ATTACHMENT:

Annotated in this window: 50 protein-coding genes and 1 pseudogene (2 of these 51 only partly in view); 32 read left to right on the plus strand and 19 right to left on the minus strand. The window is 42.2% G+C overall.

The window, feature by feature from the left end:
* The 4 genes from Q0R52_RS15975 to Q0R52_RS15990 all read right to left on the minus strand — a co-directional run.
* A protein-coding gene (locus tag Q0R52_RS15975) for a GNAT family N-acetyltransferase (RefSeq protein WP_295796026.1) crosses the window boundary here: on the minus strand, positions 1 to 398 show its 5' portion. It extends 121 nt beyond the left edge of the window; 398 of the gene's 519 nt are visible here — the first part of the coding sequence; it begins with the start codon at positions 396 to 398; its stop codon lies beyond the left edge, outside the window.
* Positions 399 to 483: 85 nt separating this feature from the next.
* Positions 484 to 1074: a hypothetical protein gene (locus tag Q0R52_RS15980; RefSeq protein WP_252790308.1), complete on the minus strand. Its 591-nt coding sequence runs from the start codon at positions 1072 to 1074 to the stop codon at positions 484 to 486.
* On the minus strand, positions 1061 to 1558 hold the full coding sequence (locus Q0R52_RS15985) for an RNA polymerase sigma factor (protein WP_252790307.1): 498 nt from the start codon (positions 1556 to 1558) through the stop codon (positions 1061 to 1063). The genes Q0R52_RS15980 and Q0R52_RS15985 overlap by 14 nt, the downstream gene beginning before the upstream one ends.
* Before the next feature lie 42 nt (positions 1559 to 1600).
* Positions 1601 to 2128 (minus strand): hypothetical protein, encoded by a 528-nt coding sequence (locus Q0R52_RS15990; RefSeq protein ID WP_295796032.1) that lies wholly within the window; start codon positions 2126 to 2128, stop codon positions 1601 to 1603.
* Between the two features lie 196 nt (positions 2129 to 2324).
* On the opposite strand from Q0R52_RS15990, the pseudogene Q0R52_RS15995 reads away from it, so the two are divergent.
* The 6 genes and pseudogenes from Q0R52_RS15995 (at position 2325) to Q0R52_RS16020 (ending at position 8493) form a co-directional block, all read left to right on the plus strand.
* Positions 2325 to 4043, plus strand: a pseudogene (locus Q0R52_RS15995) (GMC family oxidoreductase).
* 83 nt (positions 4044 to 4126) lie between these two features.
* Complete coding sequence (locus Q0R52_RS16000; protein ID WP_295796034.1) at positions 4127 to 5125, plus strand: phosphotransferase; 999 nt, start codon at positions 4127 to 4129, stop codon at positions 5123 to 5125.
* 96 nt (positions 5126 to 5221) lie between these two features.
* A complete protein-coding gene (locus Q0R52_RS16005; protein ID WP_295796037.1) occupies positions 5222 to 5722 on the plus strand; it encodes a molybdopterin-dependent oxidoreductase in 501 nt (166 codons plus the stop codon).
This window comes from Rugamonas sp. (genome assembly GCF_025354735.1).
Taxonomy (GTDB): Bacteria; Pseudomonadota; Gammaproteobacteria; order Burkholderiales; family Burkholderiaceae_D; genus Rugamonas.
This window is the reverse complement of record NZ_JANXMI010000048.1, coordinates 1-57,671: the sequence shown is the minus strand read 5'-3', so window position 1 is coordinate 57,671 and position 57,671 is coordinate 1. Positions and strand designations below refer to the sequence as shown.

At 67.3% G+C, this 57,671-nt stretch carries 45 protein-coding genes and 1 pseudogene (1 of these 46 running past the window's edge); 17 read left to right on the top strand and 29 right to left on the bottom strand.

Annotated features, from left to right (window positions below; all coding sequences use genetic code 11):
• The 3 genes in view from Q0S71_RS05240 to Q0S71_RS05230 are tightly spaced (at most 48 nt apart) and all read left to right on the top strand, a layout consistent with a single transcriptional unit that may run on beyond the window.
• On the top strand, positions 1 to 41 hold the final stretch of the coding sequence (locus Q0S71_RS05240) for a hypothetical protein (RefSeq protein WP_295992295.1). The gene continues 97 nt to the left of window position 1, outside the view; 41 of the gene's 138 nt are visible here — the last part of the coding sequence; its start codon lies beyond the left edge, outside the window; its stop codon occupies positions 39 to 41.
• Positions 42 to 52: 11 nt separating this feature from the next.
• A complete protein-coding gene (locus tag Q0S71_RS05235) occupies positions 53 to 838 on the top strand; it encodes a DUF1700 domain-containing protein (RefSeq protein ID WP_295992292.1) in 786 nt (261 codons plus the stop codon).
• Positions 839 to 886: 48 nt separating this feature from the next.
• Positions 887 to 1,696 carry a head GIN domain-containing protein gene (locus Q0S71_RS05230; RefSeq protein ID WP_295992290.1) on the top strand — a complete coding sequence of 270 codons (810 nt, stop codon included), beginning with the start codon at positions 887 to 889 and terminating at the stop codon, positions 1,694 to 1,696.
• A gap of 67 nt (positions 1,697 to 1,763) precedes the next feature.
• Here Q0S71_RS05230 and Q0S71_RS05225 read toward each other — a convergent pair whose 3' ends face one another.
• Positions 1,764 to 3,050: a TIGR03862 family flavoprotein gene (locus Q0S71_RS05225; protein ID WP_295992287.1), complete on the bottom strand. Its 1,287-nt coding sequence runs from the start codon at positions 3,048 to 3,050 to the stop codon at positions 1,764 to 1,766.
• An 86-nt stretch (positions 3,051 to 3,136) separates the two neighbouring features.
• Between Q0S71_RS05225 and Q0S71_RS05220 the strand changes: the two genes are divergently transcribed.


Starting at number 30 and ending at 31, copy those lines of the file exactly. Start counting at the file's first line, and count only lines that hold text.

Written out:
• Here Q0S71_RS05230 and Q0S71_RS05225 read toward each other — a convergent pair whose 3' ends face one another.
• Positions 1,764 to 3,050: a TIGR03862 family flavoprotein gene (locus Q0S71_RS05225; protein ID WP_295992287.1), complete on the bottom strand. Its 1,287-nt coding sequence runs from the start codon at positions 3,048 to 3,050 to the stop codon at positions 1,764 to 1,766.